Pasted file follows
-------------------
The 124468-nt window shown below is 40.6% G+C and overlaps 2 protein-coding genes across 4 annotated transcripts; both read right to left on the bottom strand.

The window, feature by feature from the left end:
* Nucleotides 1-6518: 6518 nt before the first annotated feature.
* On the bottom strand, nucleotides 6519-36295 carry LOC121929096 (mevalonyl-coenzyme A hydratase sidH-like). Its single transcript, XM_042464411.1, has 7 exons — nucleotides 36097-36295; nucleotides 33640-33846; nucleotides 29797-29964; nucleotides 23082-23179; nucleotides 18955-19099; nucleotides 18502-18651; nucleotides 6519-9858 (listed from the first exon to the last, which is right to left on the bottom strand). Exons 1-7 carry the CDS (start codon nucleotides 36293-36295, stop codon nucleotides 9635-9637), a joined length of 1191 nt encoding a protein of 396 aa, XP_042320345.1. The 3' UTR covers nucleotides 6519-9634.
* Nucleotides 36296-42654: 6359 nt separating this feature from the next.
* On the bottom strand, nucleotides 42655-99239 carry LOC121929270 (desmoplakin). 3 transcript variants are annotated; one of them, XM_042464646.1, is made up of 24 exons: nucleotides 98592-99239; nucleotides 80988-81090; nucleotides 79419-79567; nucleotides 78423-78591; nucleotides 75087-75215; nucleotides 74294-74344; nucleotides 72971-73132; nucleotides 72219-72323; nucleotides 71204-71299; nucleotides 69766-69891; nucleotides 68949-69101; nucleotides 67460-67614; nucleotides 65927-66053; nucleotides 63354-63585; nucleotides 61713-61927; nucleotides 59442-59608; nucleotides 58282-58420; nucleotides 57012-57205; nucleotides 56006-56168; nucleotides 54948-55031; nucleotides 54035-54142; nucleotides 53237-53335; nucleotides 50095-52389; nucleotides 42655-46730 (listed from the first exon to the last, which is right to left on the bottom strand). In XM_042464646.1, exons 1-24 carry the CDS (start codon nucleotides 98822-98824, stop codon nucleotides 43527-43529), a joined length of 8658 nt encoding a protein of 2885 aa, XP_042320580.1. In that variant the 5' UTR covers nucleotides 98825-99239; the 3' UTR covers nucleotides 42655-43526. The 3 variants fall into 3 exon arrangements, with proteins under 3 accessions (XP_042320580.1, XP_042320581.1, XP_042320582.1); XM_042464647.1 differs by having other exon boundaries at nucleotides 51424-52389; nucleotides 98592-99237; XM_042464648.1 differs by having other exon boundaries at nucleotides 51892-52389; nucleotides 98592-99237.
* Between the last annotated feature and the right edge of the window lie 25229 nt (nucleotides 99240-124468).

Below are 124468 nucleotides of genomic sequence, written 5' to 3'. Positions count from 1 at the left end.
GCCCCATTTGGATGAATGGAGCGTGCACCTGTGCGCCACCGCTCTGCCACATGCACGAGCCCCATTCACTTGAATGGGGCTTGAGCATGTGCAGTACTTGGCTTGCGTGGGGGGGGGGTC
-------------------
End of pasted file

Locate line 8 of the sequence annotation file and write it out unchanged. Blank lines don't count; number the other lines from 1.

Below are 124468 nucleotides of genomic sequence, written 5' to 3'. Positions count from 1 at the left end.